In Louisiana, peaches grow best in the northern part of the state, around Ruston. Ruston peaches are the juiciest and sweetest in Louisiana. They’re at their peak in June, and they’re a natural pairing with pork. In fact, pork with fruit is always a great idea. Fruit’s sweet acidity balances the pork’s more buttery, savory flavor. Grilling the chops add an extra layer of flavor and texture.
The Other White Meat
Everyone’s had a pork chop—unless you’re a vegetarian (which we’re guessing you’re not if you’re reading this recipe). After bacon, it’s probably the most popular cut of a pig. And speaking of cuts, there are actually multiple chop cuts: loin chops, boneless chops, sirloin chops, and rib chops. But they’re all cut from the pork loin, so the texture is tender, and the taste is mild.
These qualities make it perfect for all kinds of preparation methods and nearly any type of accompaniment. We love grilling a thick-cut pork chop. Don’t skip the beer brine in this recipe! It’s worth planning ahead (and sacrificing half of your six-pack). While a marinade’s primary goal is to add flavor, a brine adds moisture. Beer and salt help to unwind the muscle proteins so the brine can soak in. The added liquid makes the meat even juicier.
What The Chut?
So, you’ve had your share of pork chops. But how familiar are you with chutneys? A chutney is a type of sauce with roots in India. Think of it as an extra-special relish. They’re most often spicy and savory and paired with meats such as lamb, chicken, and—of course—pork. In addition to being a delicious accompaniment to any meal, chutney is also super easy to make! Our recipe just involves some chopping and sautéing, but we promise it delivers some big flavor. The tasty payoff is thanks to the jalapeños, garlic, and those luscious peaches.
Get the Recipe: Grilled Pork Chops with Spicy Peach Chutney
Makes 4 servings
3 (12-ounce) bottles slightly fruity wheat beer, divided
2 cups brown sugar, divided
2 tablespoons salt
2 tablespoons ground cinnamon
1 tablespoon ground black pepper
1 tablespoon allspice
1 bay leaf
4 thick cut pork chops
½ cup (1 stick) butter
2 shallots, finely chopped
2 fresh jalapeño peppers, finely chopped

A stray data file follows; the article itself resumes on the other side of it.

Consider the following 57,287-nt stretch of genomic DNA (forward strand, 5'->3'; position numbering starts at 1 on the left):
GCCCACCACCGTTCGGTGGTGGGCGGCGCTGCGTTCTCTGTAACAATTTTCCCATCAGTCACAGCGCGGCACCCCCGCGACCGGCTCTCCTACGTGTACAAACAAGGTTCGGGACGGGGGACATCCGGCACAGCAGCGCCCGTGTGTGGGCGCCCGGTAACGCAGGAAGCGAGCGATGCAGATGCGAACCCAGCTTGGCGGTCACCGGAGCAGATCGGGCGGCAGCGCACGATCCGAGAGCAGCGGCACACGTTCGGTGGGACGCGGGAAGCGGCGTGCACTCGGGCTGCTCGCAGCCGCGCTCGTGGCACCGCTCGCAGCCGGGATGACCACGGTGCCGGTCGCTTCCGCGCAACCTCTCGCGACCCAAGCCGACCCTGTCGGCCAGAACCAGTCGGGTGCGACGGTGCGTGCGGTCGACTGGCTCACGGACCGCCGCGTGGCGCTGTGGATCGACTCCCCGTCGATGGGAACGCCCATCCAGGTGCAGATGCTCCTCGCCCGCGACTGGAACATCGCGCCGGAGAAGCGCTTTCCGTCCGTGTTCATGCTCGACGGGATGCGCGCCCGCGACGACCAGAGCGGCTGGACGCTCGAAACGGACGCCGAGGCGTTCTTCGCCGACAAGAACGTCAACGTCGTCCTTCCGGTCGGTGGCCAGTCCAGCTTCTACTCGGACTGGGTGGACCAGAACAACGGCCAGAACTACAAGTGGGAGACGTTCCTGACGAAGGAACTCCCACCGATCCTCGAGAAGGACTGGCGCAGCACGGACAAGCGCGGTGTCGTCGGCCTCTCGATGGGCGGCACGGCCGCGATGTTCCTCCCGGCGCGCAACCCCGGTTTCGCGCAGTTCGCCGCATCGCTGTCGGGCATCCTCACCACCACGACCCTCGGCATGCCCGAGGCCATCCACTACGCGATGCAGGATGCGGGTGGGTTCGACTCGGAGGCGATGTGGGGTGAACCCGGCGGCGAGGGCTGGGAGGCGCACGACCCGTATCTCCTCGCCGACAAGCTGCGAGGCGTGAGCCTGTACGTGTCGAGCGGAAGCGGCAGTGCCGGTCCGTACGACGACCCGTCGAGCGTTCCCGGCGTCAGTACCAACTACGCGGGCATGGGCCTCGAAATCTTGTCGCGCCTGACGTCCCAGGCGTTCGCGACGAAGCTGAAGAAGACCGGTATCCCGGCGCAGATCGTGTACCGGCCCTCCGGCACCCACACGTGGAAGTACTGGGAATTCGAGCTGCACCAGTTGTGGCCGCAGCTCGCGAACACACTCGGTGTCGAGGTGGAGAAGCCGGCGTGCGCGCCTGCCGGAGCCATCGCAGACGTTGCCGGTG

1 garlic clove, finely chopped
2 fresh, ripe peaches, stones removed and finely chopped
Make a beer brine by pouring 2 bottles of beer into a large, heavy saucepan. Heat on a propane burner or stovetop until it simmers. Add 1½ cups of the brown sugar and all of the salt, cinnamon, black pepper, allspice, and bay leaf. Continue cooking until all the granular ingredients have dissolved. Remove from heat and let the mixture come to room temperature.
Add the pork chops to the cooled brine. Allow them to soak at least 1-2 hours in the refrigerator. But before grilling, bring them back to room temperature in the brine.
About 20 minutes before the pork finishes brining, make the chutney. Over a propane burner or your stove set at medium heat, melt the butter in a large saucepan. Sauté the shallots in the butter. Once soft, add the jalapeños and garlic. Sauté until cooked down and soft, about 2 minutes, then add the chopped peaches.
Continue to cook until the peaches break down, about 5 minutes. Add half of the remaining beer (drink the other half), the remaining ½ cup brown sugar, and Creole seasoning to taste. Let the pot of chutney simmer while you grill the pork chops.
Prepare a grill to medium heat, or place a heavy skillet over medium heat on your stove. Remove the pork chops from the brine and place on the grill over direct heat. Cook for 2 minutes, then flip.
Continue cooking, while flipping every 2-3 minutes. Cooking times vary depending on the thickness of the chop and temperature of the grill. It will probably take 5-10 minutes per side. To ensure it’s cooked thoroughly (yet still juicy), check the internal temperature with a probe thermometer. Current guidelines say that pork is safe to eat at an internal temperature of 140°F.
Remove the pork chops from the grill and allow them to rest a few minutes. Top each chop with the peach chutney and serve warm. This chutney has a kick, so if you bought a whole six-pack, now’s the time to enjoy those last few beers.